Telecom and cable giants are moving quickly to keep up with innovations and opportunities surrounding Voice over Internet Protocol (VoIP), one of the latest technology trends to draw aggressive strategies from companies such as AT&T and Verizon.
As the larger, more traditional telecom and cable companies try to keep up with VoIP developments pushed to market by newer players such as Vonage, the battle between cable and DSL providers might see new life.
“It introduces new competition as well,” Meta Group senior analyst David Willis told TechNewsWorld. “It’s really a different slice at [the market].”
Features and Price
Verizon is offering a US$39.95 per month VoIP service to both cable and DSL high-speed Internet subscribers. Verizon’s new service is similar to a multiple U.S. state VoIP offering from rival AT&T. The service provides the Internet-based phone service with call-management features such as call forwarding and call logs that itemize activity.
“We recognize that along with cost savings, customers want the enhanced features that new technologies bring,” said Bob Ingalls, president of Verizon’s Retail Markets group in a statement. “Our wide range of features makes managing calls simple and convenient.”
Verizon said it would provide VoiceWing subscribers with an adapter that allows them to use their own telephone with their DSL or cable modem connection to make VoiceWing calls.
As both cable companies and carriers such as Verizon roll out VoIP offerings and strategies, the DSL and dialup customers are more likely to ditch traditional phone service for VoIP, according to Ipsos-Insight senior vice president Lynne Bartos.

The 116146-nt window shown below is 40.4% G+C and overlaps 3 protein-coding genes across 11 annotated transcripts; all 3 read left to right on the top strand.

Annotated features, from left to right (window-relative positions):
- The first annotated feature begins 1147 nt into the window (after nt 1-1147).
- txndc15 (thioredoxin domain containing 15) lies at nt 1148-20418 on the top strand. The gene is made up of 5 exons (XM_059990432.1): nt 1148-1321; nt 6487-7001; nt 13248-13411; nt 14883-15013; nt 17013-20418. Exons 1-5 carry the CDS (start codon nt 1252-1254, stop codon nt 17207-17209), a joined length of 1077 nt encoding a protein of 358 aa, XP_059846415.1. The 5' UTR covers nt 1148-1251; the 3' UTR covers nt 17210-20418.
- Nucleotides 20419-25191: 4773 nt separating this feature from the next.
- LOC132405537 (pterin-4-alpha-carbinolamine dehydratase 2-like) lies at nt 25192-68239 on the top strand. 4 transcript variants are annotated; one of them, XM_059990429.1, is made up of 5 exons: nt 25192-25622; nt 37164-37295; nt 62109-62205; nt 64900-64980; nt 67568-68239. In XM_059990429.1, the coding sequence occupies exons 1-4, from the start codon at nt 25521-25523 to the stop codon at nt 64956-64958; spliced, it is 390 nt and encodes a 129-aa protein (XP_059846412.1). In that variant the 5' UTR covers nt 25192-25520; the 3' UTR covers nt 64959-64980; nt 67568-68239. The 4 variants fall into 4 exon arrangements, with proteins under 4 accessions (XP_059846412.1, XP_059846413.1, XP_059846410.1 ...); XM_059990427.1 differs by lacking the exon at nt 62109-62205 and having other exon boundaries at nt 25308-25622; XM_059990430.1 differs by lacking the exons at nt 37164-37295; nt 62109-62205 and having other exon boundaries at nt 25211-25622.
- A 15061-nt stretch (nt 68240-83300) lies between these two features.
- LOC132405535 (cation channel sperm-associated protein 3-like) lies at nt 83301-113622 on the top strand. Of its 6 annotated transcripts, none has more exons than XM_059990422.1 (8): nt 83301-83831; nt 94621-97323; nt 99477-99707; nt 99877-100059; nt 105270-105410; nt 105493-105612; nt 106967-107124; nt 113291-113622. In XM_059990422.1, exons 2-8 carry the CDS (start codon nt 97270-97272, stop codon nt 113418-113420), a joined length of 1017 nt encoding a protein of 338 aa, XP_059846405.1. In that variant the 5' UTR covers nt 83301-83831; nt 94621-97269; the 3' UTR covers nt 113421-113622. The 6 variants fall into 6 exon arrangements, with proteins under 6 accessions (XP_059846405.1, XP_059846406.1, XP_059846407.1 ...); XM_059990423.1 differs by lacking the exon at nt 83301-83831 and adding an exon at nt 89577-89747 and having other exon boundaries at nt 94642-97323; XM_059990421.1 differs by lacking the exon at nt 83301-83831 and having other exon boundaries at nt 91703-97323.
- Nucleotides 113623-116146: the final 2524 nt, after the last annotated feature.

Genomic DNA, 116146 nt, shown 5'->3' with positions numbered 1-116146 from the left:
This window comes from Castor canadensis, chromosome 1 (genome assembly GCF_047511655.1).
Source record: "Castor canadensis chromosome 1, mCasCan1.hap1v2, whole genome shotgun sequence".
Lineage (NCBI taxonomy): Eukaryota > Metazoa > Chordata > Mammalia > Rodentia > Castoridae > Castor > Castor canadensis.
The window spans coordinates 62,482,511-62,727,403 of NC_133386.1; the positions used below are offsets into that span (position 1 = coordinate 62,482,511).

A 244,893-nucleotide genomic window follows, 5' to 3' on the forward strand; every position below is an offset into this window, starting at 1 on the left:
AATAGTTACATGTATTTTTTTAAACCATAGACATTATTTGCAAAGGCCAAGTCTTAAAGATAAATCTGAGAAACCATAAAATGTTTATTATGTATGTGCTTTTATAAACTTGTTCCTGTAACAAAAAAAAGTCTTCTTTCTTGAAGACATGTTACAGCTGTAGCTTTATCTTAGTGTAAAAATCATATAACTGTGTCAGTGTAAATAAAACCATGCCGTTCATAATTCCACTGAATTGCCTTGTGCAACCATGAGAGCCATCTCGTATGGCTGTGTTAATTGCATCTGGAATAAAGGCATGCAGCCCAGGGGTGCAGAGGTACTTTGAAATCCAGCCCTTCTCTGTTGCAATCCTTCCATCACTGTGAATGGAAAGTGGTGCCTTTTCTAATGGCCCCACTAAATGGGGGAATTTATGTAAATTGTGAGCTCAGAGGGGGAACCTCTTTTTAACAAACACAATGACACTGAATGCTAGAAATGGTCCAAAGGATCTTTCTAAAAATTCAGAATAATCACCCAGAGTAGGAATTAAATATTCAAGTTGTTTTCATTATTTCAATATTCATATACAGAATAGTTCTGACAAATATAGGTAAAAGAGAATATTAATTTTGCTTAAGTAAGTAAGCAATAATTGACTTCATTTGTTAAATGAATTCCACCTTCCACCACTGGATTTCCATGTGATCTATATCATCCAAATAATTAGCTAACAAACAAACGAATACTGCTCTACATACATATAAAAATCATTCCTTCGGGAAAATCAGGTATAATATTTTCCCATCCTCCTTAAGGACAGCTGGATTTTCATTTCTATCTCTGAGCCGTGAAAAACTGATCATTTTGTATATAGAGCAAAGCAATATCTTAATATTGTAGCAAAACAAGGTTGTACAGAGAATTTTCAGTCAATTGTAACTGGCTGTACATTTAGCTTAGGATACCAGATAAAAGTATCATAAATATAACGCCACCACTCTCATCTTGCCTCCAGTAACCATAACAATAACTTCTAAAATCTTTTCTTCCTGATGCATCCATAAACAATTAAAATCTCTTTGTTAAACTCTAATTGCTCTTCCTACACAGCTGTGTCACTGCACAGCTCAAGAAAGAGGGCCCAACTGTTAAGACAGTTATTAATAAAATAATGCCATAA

“In a twist, the data shows that cable Internet users are more reluctant than DSL and dialup users to try VoIP,” said Bartos’ report on VoIP users.
“What is surprising is that dialup Intenet users are more likely than cable Internet users to try VoIP, despite cable users’ broadband hook-up,” Bartos said.
Meta’s Willis said there is an industry change that is affecting how consumers connect to the Internet, use the phone and get their entertainment. In the past, there was a direct relationship between the company providing access and the company providing services, Willis explained.
“Now there’s this separation, where you can use the cheapest broadband provider and choose whatever service on top of that,” Willis said.
In terms of selling bundled services, Willis said it has reduced churn in the different markets, with cable benefiting from its ability to deliver exciting entertainment packages and DSL maintaining a price advantage.
“Nobody can raise prices, but what they can do is change the value proposition and change the rules,” Willis said.
Pushing the Pace
Willis said traditional telecom companies cannot move at the pace of newer, more agile corporations like Vonage.
“The pace of this new type of offering is fast,” Willis said. “For the telcos, there’s no real first-comer advantage. They’ll copy what some company does. They’re so tied up in the historical model, they’re not going to innovate like that.”
However, Willis — who referred to similar competition at the early stages of broadband — indicated that the larger players will get into the game hard with features and pricing once the market gets hot.